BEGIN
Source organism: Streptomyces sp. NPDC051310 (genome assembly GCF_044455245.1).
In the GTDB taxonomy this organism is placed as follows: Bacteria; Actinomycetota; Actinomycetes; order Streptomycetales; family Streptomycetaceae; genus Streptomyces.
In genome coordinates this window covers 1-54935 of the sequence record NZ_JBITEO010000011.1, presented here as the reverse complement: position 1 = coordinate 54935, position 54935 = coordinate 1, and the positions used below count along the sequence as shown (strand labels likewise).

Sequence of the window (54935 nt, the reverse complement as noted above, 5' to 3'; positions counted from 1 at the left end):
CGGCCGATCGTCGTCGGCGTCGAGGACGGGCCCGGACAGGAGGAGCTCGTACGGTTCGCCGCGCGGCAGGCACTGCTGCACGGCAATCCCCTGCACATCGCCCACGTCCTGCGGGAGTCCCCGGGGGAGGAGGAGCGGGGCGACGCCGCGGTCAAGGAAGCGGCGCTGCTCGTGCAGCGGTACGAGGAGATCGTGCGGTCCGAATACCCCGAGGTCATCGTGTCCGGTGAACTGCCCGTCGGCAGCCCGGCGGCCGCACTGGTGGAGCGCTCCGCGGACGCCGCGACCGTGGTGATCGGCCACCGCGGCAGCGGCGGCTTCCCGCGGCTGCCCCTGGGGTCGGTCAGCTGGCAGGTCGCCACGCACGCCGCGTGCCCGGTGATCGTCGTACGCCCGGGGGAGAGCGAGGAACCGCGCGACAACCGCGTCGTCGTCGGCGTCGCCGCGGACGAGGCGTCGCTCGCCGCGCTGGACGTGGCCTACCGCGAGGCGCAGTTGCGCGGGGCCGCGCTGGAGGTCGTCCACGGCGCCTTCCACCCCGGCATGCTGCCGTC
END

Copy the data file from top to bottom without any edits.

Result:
Source organism: Streptomyces sp. NPDC051310 (genome assembly GCF_044455245.1).
In the GTDB taxonomy this organism is placed as follows: Bacteria; Actinomycetota; Actinomycetes; order Streptomycetales; family Streptomycetaceae; genus Streptomyces.
In genome coordinates this window covers 1-54935 of the sequence record NZ_JBITEO010000011.1, presented here as the reverse complement: position 1 = coordinate 54935, position 54935 = coordinate 1, and the positions used below count along the sequence as shown (strand labels likewise).

Sequence of the window (54935 nt, the reverse complement as noted above, 5' to 3'; positions counted from 1 at the left end):
CGGCCGATCGTCGTCGGCGTCGAGGACGGGCCCGGACAGGAGGAGCTCGTACGGTTCGCCGCGCGGCAGGCACTGCTGCACGGCAATCCCCTGCACATCGCCCACGTCCTGCGGGAGTCCCCGGGGGAGGAGGAGCGGGGCGACGCCGCGGTCAAGGAAGCGGCGCTGCTCGTGCAGCGGTACGAGGAGATCGTGCGGTCCGAATACCCCGAGGTCATCGTGTCCGGTGAACTGCCCGTCGGCAGCCCGGCGGCCGCACTGGTGGAGCGCTCCGCGGACGCCGCGACCGTGGTGATCGGCCACCGCGGCAGCGGCGGCTTCCCGCGGCTGCCCCTGGGGTCGGTCAGCTGGCAGGTCGCCACGCACGCCGCGTGCCCGGTGATCGTCGTACGCCCGGGGGAGAGCGAGGAACCGCGCGACAACCGCGTCGTCGTCGGCGTCGCCGCGGACGAGGCGTCGCTCGCCGCGCTGGACGTGGCCTACCGCGAGGCGCAGTTGCGCGGGGCCGCGCTGGAGGTCGTCCACGGCGCCTTCCACCCCGGCATGCTGCCGTC